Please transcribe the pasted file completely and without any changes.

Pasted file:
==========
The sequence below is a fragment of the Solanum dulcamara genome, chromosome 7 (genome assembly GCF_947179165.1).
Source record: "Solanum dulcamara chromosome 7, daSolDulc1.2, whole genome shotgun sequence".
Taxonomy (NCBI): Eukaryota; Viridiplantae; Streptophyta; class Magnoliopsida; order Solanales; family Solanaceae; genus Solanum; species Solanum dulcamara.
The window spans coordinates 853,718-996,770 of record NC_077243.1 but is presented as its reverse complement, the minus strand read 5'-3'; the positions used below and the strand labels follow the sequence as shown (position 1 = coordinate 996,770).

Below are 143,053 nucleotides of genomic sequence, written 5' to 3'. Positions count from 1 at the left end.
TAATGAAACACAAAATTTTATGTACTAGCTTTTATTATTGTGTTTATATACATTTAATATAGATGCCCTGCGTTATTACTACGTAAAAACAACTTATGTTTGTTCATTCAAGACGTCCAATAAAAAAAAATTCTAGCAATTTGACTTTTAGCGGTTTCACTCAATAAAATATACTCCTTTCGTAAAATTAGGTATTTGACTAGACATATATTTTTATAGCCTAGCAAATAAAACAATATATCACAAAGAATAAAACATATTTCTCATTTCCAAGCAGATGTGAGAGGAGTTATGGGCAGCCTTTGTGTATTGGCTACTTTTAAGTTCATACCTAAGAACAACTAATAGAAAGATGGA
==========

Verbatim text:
The sequence below is a fragment of the Solanum dulcamara genome, chromosome 7 (genome assembly GCF_947179165.1).
Source record: "Solanum dulcamara chromosome 7, daSolDulc1.2, whole genome shotgun sequence".
Taxonomy (NCBI): Eukaryota; Viridiplantae; Streptophyta; class Magnoliopsida; order Solanales; family Solanaceae; genus Solanum; species Solanum dulcamara.
The window spans coordinates 853,718-996,770 of record NC_077243.1 but is presented as its reverse complement, the minus strand read 5'-3'; the positions used below and the strand labels follow the sequence as shown (position 1 = coordinate 996,770).

Below are 143,053 nucleotides of genomic sequence, written 5' to 3'. Positions count from 1 at the left end.
TAATGAAACACAAAATTTTATGTACTAGCTTTTATTATTGTGTTTATATACATTTAATATAGATGCCCTGCGTTATTACTACGTAAAAACAACTTATGTTTGTTCATTCAAGACGTCCAATAAAAAAAAATTCTAGCAATTTGACTTTTAGCGGTTTCACTCAATAAAATATACTCCTTTCGTAAAATTAGGTATTTGACTAGACATATATTTTTATAGCCTAGCAAATAAAACAATATATCACAAAGAATAAAACATATTTCTCATTTCCAAGCAGATGTGAGAGGAGTTATGGGCAGCCTTTGTGTATTGGCTACTTTTAAGTTCATACCTAAGAACAACTAATAGAAAGATGGA